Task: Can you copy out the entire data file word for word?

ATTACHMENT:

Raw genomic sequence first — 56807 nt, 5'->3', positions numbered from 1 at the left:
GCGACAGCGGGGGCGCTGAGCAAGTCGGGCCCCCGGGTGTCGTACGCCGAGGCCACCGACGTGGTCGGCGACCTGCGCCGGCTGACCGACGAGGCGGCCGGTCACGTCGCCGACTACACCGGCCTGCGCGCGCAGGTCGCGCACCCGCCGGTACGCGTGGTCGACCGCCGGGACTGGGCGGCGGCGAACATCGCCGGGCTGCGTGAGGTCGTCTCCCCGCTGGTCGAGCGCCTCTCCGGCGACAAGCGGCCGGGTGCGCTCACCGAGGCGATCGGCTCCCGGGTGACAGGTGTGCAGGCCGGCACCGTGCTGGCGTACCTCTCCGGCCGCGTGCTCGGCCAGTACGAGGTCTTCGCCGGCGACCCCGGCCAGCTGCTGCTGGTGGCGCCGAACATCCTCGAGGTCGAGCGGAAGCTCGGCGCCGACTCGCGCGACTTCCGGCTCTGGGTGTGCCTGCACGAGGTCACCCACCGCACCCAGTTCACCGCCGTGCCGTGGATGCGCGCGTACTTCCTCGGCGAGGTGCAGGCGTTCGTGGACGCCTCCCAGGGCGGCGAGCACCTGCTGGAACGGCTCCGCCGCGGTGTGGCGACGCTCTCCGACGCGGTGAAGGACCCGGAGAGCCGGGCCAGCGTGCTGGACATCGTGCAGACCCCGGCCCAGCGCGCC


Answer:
Raw genomic sequence first — 56807 nt, 5'->3', positions numbered from 1 at the left:
GCGACAGCGGGGGCGCTGAGCAAGTCGGGCCCCCGGGTGTCGTACGCCGAGGCCACCGACGTGGTCGGCGACCTGCGCCGGCTGACCGACGAGGCGGCCGGTCACGTCGCCGACTACACCGGCCTGCGCGCGCAGGTCGCGCACCCGCCGGTACGCGTGGTCGACCGCCGGGACTGGGCGGCGGCGAACATCGCCGGGCTGCGTGAGGTCGTCTCCCCGCTGGTCGAGCGCCTCTCCGGCGACAAGCGGCCGGGTGCGCTCACCGAGGCGATCGGCTCCCGGGTGACAGGTGTGCAGGCCGGCACCGTGCTGGCGTACCTCTCCGGCCGCGTGCTCGGCCAGTACGAGGTCTTCGCCGGCGACCCCGGCCAGCTGCTGCTGGTGGCGCCGAACATCCTCGAGGTCGAGCGGAAGCTCGGCGCCGACTCGCGCGACTTCCGGCTCTGGGTGTGCCTGCACGAGGTCACCCACCGCACCCAGTTCACCGCCGTGCCGTGGATGCGCGCGTACTTCCTCGGCGAGGTGCAGGCGTTCGTGGACGCCTCCCAGGGCGGCGAGCACCTGCTGGAACGGCTCCGCCGCGGTGTGGCGACGCTCTCCGACGCGGTGAAGGACCCGGAGAGCCGGGCCAGCGTGCTGGACATCGTGCAGACCCCGGCCCAGCGCGCC